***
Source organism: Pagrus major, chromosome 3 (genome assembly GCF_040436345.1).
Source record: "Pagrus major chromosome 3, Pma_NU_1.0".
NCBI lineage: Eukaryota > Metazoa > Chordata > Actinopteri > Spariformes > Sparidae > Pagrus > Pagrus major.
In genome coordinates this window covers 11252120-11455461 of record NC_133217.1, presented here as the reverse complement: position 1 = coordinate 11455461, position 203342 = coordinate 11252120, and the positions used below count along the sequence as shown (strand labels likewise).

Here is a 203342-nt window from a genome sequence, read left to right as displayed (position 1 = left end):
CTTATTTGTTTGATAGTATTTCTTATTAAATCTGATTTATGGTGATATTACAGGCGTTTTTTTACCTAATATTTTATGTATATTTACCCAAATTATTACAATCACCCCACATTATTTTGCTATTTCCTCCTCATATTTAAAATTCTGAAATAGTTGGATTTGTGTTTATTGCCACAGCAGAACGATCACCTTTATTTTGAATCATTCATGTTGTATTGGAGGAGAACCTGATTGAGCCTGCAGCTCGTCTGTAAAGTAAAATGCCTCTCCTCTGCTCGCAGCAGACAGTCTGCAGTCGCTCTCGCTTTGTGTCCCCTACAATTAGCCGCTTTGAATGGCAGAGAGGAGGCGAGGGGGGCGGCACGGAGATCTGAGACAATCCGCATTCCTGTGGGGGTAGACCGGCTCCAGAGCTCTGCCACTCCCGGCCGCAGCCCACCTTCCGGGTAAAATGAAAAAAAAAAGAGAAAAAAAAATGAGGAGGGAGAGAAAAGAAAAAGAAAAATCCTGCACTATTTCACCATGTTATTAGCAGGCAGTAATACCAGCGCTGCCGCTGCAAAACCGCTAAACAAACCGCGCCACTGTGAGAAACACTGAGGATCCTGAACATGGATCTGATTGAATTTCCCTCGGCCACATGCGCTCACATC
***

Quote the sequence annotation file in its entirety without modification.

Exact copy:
Source organism: Pagrus major, chromosome 3 (genome assembly GCF_040436345.1).
Source record: "Pagrus major chromosome 3, Pma_NU_1.0".
NCBI lineage: Eukaryota > Metazoa > Chordata > Actinopteri > Spariformes > Sparidae > Pagrus > Pagrus major.
In genome coordinates this window covers 11252120-11455461 of record NC_133217.1, presented here as the reverse complement: position 1 = coordinate 11455461, position 203342 = coordinate 11252120, and the positions used below count along the sequence as shown (strand labels likewise).

Here is a 203342-nt window from a genome sequence, read left to right as displayed (position 1 = left end):
CTTATTTGTTTGATAGTATTTCTTATTAAATCTGATTTATGGTGATATTACAGGCGTTTTTTTACCTAATATTTTATGTATATTTACCCAAATTATTACAATCACCCCACATTATTTTGCTATTTCCTCCTCATATTTAAAATTCTGAAATAGTTGGATTTGTGTTTATTGCCACAGCAGAACGATCACCTTTATTTTGAATCATTCATGTTGTATTGGAGGAGAACCTGATTGAGCCTGCAGCTCGTCTGTAAAGTAAAATGCCTCTCCTCTGCTCGCAGCAGACAGTCTGCAGTCGCTCTCGCTTTGTGTCCCCTACAATTAGCCGCTTTGAATGGCAGAGAGGAGGCGAGGGGGGCGGCACGGAGATCTGAGACAATCCGCATTCCTGTGGGGGTAGACCGGCTCCAGAGCTCTGCCACTCCCGGCCGCAGCCCACCTTCCGGGTAAAATGAAAAAAAAAAGAGAAAAAAAAATGAGGAGGGAGAGAAAAGAAAAAGAAAAATCCTGCACTATTTCACCATGTTATTAGCAGGCAGTAATACCAGCGCTGCCGCTGCAAAACCGCTAAACAAACCGCGCCACTGTGAGAAACACTGAGGATCCTGAACATGGATCTGATTGAATTTCCCTCGGCCACATGCGCTCACATC